I guess I will have to write a triple review of the trilogy.
May 21, 2011
I agree that OMW is pretty shallow, I graded it so high on its fun factor more than anything. I'm excited to read more into the series and see how it develops.
 
May 17, 2011
Beware of a culture that LOVES war. It projects paranoia on the universe. Old Man's War is entertaining but I think Killer Thing by Kate Wilhelm is deeper. Old Man's War is different form so much other military SF because the warriors are old people not young gung ho dummies the REAL WARS run on.
 
May 14, 2011
sounds pretty interesting! Great posts in SFSignal! welcome to the site!
 
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More Old Man's War reviews
review by . May 22, 2011
Intellectual Stealth Warfare
I read Old Man's War years ago because I had heard so many good things about it.  It was mentioned in the same breath with Starship Troopers (the book) and The Forever War.  Since the 90s I have been suspicious of books I hear good things about.  It is as though there has been a gradual star inflation since the early 70s.  Books that would have gotten 4 stars in 1973 get 5 stars today and 3 stars back then get 4 stars today.      Well I read Old Man's …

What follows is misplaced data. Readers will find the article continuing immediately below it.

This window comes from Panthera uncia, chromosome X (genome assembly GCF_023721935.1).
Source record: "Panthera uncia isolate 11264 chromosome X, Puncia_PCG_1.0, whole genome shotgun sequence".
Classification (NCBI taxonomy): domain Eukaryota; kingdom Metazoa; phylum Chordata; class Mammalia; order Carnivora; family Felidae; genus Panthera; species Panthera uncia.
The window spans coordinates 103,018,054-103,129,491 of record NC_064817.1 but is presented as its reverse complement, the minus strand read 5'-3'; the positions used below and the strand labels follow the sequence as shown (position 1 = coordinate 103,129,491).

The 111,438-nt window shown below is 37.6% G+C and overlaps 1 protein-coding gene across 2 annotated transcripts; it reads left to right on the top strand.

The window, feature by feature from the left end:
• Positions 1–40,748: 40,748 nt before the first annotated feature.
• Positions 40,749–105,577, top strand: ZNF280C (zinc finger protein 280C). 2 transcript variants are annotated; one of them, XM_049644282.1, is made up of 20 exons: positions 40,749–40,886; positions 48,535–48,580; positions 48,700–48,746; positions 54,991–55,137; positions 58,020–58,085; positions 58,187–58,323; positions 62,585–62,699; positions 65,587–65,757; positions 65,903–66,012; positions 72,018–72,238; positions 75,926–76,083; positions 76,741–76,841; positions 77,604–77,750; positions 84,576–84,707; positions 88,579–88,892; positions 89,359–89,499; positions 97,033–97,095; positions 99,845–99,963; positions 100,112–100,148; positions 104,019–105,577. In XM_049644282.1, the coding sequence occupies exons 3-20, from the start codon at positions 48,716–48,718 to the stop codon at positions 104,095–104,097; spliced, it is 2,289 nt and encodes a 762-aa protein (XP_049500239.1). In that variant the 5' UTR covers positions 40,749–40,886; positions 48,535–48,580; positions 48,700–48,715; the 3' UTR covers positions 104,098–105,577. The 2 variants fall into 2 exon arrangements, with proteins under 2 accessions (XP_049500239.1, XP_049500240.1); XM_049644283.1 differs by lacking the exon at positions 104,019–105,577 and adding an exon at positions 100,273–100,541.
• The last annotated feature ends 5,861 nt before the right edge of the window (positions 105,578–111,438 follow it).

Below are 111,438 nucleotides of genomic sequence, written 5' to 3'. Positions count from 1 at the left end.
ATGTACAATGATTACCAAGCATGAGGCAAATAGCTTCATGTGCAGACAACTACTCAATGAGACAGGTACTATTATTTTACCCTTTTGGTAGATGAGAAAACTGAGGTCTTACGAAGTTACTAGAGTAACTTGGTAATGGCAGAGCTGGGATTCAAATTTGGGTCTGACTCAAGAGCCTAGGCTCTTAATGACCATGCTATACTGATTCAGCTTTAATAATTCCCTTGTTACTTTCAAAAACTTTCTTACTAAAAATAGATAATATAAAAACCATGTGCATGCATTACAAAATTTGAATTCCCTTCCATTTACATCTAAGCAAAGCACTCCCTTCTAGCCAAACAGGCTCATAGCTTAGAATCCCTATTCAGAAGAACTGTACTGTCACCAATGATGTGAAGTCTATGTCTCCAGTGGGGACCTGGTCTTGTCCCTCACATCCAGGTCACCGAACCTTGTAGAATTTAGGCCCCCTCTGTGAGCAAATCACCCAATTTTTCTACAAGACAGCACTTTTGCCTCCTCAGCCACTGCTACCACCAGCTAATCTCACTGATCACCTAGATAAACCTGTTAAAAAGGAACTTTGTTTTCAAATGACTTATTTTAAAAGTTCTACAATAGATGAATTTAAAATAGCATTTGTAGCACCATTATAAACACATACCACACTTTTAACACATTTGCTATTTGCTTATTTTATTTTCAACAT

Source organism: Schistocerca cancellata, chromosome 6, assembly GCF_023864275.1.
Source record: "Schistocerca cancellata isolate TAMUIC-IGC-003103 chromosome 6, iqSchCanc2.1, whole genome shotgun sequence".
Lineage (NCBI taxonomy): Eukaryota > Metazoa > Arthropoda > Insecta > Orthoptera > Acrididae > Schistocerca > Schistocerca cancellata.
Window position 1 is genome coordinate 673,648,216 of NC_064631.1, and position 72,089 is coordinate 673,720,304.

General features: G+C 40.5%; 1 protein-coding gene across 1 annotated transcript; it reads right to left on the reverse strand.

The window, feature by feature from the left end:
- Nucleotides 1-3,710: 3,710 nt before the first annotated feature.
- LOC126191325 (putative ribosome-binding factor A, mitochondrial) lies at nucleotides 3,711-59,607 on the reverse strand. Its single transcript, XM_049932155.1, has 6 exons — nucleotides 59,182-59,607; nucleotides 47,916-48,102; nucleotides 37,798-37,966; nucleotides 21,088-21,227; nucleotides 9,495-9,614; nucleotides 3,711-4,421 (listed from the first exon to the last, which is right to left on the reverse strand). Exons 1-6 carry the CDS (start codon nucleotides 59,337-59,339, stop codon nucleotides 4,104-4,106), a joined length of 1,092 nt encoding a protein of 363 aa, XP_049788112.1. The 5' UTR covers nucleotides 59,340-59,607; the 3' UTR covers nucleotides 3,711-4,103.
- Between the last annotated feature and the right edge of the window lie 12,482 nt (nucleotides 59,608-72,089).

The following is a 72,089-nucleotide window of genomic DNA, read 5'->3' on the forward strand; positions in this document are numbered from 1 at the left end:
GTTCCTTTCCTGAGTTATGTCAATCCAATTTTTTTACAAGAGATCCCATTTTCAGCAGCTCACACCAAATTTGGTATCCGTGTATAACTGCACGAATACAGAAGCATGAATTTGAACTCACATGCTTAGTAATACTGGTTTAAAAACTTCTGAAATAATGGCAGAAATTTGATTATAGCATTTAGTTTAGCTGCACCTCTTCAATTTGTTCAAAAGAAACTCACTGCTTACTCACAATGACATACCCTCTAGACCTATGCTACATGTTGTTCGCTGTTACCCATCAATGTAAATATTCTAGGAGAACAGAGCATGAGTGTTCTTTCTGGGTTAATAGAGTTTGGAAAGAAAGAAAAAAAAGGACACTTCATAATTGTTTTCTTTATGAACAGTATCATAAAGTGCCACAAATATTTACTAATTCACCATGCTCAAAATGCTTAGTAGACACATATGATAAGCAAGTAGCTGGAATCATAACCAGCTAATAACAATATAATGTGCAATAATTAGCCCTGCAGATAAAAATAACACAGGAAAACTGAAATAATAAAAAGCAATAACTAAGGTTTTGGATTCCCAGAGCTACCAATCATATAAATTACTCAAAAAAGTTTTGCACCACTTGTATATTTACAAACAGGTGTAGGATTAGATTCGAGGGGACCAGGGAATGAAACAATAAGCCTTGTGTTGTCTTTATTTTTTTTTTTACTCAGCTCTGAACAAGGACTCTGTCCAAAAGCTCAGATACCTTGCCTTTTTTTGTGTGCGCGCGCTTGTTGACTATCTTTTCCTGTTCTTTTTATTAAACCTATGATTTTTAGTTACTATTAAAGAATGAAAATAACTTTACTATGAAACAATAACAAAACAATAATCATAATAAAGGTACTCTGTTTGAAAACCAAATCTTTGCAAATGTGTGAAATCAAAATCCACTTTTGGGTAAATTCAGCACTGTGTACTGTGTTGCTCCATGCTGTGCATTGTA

review by . June 15, 2010
Pros: A fantastic mix of story, comedy, and somberness     Cons: None     The Bottom Line: This novel surprised me in many ways and I enjoyed every second of it.     I shouldn't be, I really shouldn't be, but I have an image in my mind of what a science fiction novel includes.  I'm a total moron for thinking that, but at least I know it.  Suffice to say, I expected something completely different when I finally got around to reading …
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Ian Peterson ()
Ranked #3
I write a Science Fiction culture blog called SciFiReaders.
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Wiki